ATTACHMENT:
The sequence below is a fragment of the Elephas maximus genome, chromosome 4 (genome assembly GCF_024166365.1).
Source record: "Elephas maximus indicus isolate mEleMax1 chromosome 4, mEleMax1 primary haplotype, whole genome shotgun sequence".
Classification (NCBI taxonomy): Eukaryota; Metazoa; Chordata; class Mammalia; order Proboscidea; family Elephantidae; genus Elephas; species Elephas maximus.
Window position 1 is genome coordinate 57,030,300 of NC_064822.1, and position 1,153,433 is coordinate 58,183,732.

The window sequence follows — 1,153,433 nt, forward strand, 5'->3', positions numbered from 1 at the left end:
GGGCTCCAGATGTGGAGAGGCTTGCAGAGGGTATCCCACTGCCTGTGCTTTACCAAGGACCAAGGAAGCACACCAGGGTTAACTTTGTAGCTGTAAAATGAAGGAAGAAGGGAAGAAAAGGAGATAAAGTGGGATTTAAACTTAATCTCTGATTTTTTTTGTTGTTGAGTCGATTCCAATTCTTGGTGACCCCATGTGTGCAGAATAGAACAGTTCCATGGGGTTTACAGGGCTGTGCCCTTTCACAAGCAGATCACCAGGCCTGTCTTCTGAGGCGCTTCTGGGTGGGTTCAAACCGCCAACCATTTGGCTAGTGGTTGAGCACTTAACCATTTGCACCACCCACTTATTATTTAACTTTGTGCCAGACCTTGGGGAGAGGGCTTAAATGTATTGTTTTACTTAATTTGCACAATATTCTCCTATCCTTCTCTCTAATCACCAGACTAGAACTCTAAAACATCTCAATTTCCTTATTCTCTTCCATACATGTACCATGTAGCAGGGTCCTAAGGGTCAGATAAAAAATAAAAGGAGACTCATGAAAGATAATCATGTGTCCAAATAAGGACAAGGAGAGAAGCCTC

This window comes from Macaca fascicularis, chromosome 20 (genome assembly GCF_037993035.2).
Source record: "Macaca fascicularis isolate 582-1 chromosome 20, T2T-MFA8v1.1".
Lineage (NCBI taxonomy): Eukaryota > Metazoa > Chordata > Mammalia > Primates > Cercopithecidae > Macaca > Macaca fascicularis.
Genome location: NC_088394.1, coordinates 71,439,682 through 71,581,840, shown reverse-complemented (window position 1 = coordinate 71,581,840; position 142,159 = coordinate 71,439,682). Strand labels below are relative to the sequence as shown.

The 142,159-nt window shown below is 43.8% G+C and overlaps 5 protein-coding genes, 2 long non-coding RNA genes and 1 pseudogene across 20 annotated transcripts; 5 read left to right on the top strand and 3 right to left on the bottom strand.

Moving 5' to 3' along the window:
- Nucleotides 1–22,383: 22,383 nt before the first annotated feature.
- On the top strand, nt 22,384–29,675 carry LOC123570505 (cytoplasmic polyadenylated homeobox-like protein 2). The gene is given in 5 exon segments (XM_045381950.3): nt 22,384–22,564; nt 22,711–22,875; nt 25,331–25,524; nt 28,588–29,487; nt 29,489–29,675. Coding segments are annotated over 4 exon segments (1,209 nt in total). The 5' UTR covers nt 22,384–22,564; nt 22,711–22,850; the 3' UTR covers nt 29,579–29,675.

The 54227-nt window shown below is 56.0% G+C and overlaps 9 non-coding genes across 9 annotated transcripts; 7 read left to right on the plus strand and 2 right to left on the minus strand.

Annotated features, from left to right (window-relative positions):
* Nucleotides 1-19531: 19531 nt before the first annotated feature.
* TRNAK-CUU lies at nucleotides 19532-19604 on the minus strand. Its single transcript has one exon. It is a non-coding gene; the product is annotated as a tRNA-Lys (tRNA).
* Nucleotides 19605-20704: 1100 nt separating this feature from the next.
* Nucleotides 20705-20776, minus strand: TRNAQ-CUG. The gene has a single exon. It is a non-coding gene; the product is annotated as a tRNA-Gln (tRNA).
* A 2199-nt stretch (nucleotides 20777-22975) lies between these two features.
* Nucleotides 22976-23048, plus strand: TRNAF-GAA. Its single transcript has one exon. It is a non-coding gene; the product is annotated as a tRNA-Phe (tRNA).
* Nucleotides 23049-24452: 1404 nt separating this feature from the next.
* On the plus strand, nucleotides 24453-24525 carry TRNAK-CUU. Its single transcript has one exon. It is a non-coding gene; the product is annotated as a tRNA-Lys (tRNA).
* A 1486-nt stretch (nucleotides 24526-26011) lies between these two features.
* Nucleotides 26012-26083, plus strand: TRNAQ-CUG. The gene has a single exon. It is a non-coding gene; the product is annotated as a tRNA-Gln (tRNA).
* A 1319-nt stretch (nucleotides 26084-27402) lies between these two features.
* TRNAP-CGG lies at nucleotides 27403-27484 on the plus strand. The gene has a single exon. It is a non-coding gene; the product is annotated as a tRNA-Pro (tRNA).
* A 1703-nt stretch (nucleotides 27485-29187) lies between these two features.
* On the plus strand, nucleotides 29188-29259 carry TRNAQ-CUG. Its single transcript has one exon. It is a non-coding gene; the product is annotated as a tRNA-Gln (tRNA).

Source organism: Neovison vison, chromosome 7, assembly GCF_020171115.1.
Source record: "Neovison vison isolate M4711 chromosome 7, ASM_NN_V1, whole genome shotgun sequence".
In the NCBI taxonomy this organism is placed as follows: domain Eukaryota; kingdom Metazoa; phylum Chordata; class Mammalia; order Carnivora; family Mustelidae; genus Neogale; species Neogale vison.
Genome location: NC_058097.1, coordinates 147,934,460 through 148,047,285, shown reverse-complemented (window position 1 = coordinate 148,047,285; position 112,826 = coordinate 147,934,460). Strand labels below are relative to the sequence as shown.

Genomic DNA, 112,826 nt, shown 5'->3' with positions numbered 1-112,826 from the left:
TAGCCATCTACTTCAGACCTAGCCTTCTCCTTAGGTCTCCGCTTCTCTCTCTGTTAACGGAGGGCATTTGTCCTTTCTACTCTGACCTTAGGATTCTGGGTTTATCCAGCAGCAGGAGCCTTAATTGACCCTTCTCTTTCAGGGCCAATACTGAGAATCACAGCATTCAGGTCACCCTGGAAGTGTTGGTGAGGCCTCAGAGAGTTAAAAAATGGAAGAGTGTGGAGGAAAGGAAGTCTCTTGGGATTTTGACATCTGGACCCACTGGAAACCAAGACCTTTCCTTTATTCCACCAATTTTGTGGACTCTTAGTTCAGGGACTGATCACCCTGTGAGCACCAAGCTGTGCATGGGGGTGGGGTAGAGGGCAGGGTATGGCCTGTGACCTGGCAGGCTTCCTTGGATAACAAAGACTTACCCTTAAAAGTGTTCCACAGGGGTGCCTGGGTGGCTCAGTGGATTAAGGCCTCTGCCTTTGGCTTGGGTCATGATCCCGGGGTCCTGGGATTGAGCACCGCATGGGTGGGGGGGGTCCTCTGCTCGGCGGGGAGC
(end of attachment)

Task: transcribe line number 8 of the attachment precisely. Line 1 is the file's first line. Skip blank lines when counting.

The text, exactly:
Source record: "Macaca fascicularis isolate 582-1 chromosome 20, T2T-MFA8v1.1".